From my last blog (Part 8) I was heading towards Sihanoukville’s pier (8th May) via a speedy island ferry after some 8 nights in 3 island locations enjoying a variety of paradise influences, mostly natural (people and environment) and with my mind senses of being mainly alone. My main jolt of reality was approaching the confronting skyrise structures of ugly casinos blanketing the shoreline. Currently (2018), some 34 mega-casinos are in construction and another 16 are ready for approval to start, thus making a total soon of about 87 operating casinos; all with virtually no community infrastructure afforded to cope with these giants. All this in a city region of some 900,000 residents.

My first port of call (excuse the pun .. sea ferry talk) was straight off the pier to the left to find my usual window bench table at the Turkish Bar Café with a cold beer & watching mostly other backpackers arriving and leaving the pier before I headed up Serendipity Street hill to my next hotel stay at Mick & Craig’s Guesthouse quite near the large & famous Golden Lions roundabout. Lots of backpackers must of forgotten their sunscreen looking at their lobster look skin .. Ouch!!

Reaching the top of the hill I am reminded of the great supermarket on the left for critical supplies I’m in need of and almost next door my favourite haunt .. The Big Easy; but first I’ll cross the road and pick up my 6month Cambodia extended visa and my passport at the Travel Agent shop (10days for processing). It is a very satisfying experience to once gain possession of one’s passport and I must have it for checking in to my hotel. After a few minutes the lady finally found it in an unlocked desk drawer with about 20 other passports. Gobsmacked on this lack of security! It was still playing on my mind crossing the road in between the crazy traffic and Tuk-Tuks.

Checking into Mick & Craig’s Guesthouse was rather awkward but like everything in Cambodia, once you smile back the world gets sorted. The guesthouse is owned by Australian ex-pats but they have let it slide over the years on first looks however, location, location, location. After paying the $5USD deposit on my towel, the receptionist lady showed me to my ground floor room (Hostel was in the 2nd floor building). OMG!!! That’s different!!! I have a large tree stump in my patio to which I have to step around to access the front door. My room is fully taken up by the double bed and my ensuite looked reasonable, so all is good, as I have stayed in far worse … but still a cold shower. I have no TV and the ceiling fan is quiet only on one faster speed. Air conditioning was insanely expensive and only available in other rooms. Leaving my backpacks on the floor (no other option, no wardrobe, etc) I think it is time for The Big Easy respite a few doors up.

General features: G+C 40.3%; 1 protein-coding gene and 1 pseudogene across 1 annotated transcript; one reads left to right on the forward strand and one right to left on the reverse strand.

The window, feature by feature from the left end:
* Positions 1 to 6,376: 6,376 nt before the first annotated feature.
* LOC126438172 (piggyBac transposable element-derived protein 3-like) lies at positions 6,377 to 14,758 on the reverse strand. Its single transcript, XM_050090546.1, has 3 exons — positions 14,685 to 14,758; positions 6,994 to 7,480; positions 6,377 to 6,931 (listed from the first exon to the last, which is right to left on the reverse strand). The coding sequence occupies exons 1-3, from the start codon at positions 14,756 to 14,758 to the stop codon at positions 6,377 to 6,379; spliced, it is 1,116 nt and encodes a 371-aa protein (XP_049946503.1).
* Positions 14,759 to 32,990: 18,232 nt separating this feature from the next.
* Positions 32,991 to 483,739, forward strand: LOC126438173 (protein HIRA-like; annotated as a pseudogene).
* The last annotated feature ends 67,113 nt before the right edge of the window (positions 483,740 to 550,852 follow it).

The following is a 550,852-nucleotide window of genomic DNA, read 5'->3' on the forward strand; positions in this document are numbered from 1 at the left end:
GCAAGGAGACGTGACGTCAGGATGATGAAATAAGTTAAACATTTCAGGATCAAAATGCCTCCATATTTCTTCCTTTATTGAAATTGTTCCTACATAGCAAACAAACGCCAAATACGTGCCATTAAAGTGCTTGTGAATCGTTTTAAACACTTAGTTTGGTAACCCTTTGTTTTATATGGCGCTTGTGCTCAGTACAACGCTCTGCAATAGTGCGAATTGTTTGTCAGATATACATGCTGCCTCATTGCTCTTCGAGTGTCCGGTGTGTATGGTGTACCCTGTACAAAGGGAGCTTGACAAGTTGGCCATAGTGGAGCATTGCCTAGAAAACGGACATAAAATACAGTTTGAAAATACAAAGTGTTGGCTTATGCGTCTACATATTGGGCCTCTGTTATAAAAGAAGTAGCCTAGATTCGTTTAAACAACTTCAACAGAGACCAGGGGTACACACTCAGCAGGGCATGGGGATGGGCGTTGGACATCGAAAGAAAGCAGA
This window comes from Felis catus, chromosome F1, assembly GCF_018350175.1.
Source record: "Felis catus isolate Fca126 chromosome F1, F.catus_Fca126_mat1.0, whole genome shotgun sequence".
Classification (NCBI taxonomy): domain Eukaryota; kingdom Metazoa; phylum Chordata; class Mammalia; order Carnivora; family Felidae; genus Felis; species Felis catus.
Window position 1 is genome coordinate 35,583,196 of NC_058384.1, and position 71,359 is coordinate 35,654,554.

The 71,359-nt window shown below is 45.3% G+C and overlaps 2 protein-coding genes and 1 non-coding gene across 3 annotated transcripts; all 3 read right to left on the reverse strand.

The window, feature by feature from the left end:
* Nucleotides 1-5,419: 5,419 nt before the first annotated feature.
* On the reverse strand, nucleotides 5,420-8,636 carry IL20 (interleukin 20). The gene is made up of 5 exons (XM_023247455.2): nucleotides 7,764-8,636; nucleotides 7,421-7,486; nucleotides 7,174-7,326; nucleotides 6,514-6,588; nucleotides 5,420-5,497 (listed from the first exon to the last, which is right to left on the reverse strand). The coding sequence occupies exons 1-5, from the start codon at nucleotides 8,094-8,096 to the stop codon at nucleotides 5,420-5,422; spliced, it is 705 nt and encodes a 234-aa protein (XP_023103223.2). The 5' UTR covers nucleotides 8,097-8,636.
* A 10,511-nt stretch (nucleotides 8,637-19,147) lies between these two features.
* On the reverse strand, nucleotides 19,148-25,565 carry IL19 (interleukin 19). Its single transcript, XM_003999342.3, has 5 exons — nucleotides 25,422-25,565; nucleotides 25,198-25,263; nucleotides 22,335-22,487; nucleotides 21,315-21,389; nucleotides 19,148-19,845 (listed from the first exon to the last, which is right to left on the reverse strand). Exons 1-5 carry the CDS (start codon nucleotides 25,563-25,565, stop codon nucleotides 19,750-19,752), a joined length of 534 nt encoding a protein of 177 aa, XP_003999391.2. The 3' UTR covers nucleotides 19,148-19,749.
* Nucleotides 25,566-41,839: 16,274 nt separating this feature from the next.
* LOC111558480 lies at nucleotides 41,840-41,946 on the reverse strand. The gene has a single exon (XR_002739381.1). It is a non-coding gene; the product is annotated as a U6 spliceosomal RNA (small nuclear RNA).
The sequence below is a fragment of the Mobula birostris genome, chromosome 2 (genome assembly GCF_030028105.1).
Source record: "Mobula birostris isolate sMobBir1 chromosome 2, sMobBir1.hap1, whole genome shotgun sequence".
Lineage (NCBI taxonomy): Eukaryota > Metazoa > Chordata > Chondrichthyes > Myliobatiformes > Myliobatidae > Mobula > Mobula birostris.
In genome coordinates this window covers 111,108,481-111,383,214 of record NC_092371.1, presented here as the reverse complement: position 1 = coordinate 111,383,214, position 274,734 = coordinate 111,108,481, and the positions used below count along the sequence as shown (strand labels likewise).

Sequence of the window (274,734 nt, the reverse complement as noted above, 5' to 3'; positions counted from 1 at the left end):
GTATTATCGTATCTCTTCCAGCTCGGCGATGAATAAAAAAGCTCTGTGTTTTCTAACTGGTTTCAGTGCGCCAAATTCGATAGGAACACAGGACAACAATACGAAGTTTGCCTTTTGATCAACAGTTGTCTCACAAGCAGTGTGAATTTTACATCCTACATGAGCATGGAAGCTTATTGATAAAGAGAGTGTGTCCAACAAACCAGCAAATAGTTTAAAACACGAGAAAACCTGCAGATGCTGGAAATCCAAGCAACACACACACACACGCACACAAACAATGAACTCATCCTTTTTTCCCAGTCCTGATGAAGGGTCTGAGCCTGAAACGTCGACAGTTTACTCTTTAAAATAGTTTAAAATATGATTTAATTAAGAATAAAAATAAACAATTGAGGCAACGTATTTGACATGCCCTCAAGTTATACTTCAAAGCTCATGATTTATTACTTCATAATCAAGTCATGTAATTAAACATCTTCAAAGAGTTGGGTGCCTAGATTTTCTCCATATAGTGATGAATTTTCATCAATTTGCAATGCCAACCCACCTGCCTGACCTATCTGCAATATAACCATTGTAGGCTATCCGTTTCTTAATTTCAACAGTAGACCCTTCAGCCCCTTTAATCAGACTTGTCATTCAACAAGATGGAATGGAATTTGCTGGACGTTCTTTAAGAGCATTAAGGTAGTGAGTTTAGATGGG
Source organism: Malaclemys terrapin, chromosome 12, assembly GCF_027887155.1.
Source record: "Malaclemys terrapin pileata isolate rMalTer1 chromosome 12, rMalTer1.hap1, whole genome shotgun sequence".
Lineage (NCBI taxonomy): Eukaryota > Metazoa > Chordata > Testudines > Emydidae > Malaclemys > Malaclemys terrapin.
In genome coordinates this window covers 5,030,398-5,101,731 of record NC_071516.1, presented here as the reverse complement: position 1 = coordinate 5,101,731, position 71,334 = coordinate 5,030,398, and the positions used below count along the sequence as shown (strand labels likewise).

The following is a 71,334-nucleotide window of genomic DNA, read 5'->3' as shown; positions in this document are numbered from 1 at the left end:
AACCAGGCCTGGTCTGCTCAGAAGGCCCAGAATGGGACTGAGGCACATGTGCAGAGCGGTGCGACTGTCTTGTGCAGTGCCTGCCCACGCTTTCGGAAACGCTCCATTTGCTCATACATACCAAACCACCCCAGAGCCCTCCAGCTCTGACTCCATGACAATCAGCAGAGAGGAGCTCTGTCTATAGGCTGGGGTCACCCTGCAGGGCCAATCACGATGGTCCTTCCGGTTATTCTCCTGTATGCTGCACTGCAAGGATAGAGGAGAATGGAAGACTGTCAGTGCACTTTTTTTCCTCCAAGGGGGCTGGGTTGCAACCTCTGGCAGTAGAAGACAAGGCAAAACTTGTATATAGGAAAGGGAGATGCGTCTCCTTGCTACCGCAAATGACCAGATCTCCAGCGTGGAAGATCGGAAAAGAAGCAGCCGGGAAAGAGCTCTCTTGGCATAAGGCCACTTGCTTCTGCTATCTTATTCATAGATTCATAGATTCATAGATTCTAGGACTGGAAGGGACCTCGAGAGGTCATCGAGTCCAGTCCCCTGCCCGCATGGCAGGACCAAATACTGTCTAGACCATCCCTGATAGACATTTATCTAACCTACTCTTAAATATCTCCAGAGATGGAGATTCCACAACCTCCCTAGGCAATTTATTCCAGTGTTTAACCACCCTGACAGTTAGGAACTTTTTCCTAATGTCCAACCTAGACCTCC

Entering The Big Easy, a few faces remembered me and I had the rare opportunity of selecting a bar chair at the street end of the bar with only 2 other patrons present before the regulars flocked in after their respective work duties. The Aussie/ USA & English-type music was flowing through the speakers at a good volume, my first beer was cold and soothing and chilling out was almost instant. Nearing the end of my first beer (a slow drinker and not a volume drinker either) I felt a tap on my shoulder with a “Look who’s here!”. Turning around I saw my Koh Rong island Aussie friends, Hugh & Donna who had just come off the late island ferry and was heading to their hotel when they saw the friendly entry and music of The Big Easy. Hugh was desperate for a beer too (always!) & Donna not far behind Hugh.

They couldn’t believe their eyes when they saw me at the prime position of the bar. The chances of meeting up again after the islands were at ridiculous odds, so that’s the universe at work most definitely. The beers and the talks flowed like an endless tide of course. It was well into the night when they both had to leave for a late meal and sleep; for they had decided to head south early in the morning and cross into Vietnam at the southern border in a few days’ time, which I heard was a bit brave but that’s what these globe trekkers do (no fear). They will tour Vietnam completely South to North. Surprisingly they will reappear in future Vietnam blogs.